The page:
Reviewed by Kevin Peoples.
This politically-charged book reads like a great dramatic novel. The drama is fixed in a clash of values. On one side are the powerful free-market fundamentalists. They are the rich and powerful of the world, committed to wealth, consumerism, and materialism, the articulate voices for profit-driven growth. Their actions rape the earth and exploit the poor. They sponsor right-wing think-tanks, lobby governments, and befuddle public opinion. They are creating a world that is hotter, colder, wetter, thirstier, hungrier, angrier than ever. They publicly deny climate change, though many actually believe in it, but, typically, see it as an opportunity to enhance their already immense wealth.
On the other side are the little people, with values outside the dominant capitalist culture. They are often indigenous, and they value interconnectedness, community, cooperation, and relationships with nature and with each other. They reject consumerism and materialism, and seek to live simply. They are ostensibly powerless, but they are organising and learning how to protect their communities, their environment, and their lands from those who would destroy their livelihoods and everything they value.
Klein writes from inside the action. An action learner, her research is alive with real people and events. She travels the world to listen to the rich and powerful as they plan their actions to maintain the status quo, just as she links arms with indigenous peoples and local groups in their communities as they form barricades and picket lines to protect their interests from multinational corporations.
Klein is not out to convince the reader of the dangers of climate change – that is a given. More importantly, she sees climate change as an opportunity. Her thesis is that modern capitalism is incompatible with saving the planet. Klein does not deal in half measures. She argues that the changes required to stay within safe limits of warming have diminished to the point at which they cannot be achieved within global capitalism.
Klein is critical of those who would solve the problem of climate change by painting capitalism green. For her, capitalism is the problem. She argues that green technical solutions won’t do. Consuming green, she says, means simply substituting one power source for a more efficient one. We should not play the game of the bean counters. Politicians and Big Green working with the corporate sector within the neoliberal capitalist model cannot solve the problem. Climate change is the visual reflection of a far more deep-seated problem than this, namely, the current extreme form of capitalism. Modifying capitalism to save the planet won’t do. Centrism won’t do. Some arguments are just wrong. The central issue for Klein is not increasing efficiencies, but ridding the world of capitalism. It’s a question of values, of pitting one world view against another. It’s about the way we live and work and play. The same old global neoliberal economy painted green and producing the same old inequalities won’t do.
Klein argues that to concentrate the debate around climate change is not only missing the point, but losing the argument. Climate change changes everything. The argument can’t be won by narrowing the debate to the economy. People are likely to accept the arguments about dangerous climate change when they have a sense of a new way of living. Therefore, we need to place the climate change debate in a broad context in whic whole-of-life solutions are sought, and all people are valued.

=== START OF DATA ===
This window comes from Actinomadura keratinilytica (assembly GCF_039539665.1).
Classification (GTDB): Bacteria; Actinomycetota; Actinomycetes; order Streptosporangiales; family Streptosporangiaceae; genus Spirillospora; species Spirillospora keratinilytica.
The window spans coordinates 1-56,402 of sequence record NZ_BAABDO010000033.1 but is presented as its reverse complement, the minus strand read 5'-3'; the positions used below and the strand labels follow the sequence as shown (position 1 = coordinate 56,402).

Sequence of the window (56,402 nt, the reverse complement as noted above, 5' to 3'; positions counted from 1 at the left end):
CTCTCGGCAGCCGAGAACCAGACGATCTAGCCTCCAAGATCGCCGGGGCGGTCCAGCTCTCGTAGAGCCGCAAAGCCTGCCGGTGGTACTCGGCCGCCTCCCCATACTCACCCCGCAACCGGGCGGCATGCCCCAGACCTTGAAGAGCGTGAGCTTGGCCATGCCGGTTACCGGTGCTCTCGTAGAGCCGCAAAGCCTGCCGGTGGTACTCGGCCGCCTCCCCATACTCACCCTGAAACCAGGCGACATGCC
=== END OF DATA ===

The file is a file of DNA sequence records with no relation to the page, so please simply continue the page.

Klein, therefore, feels the need to outline her own vision for the future, and, critically, how such a vision can emerge without violent revolution. One of the fascinating things in this book is her own idealistic – some would say hopelessly utopian – vision of a new society. Writing with extraordinary clarity and a speaking voice, she argues for an alternate economic model, one which is caring and compassionate and would fundamentally change the way we live.
Her model is in the political middle, pitched between capitalism and state socialism. She values planning and a strong public sector, with widespread distribution and ownership of private property and business. She values public transport, regional development whereby local industries are driven by local resources and local labour, and profits remain in the district. She favours low-energy farming, the production of goods which last, the establishment of worker and producer cooperatives, and the development of what she calls neighbourhood sharing banks (credit unions).
Overseas trade is kept to a minimum. Catholics brought up on the papal encyclicals, Rerum Novarum and Quadragesimo Anno, will find a surprising likeness. Without wishing to put the kiss of death on Klein, it could be said that her vision resembles the program B A Santamaria (1915-1998) set out for the National Catholic Rural Movement in mid-twentieth century.
There are winners and big losers here. The rich and powerful will lose much. Only a very brave person would make a stand on such a platform. Klein is her own woman. She sees a democratic transition via a mass worldwide movement comprising all people who believe we can be so much better than we are. She knows the problems of transition. She analyses the historical successes and failures of previous great social movements. And she remains hopeful. I remain sceptical. Such changes as she envisages generally end in blood and tears. Change we will have one way or other. At the very least, Klein offers the possibility of peaceful transition. The alternatives are frightening.
Kevin Peoples is a Melbourne writer and the author of Santamaria’s Salesman: Working for the National Catholic Rural Movement 1859-61 (John Garratt Publishing, 2012).
Reprinted with permission from EarthSong, a biannual journal with leading writers on education, ecology and spirituality, sustainable living and care for the environment in Australia.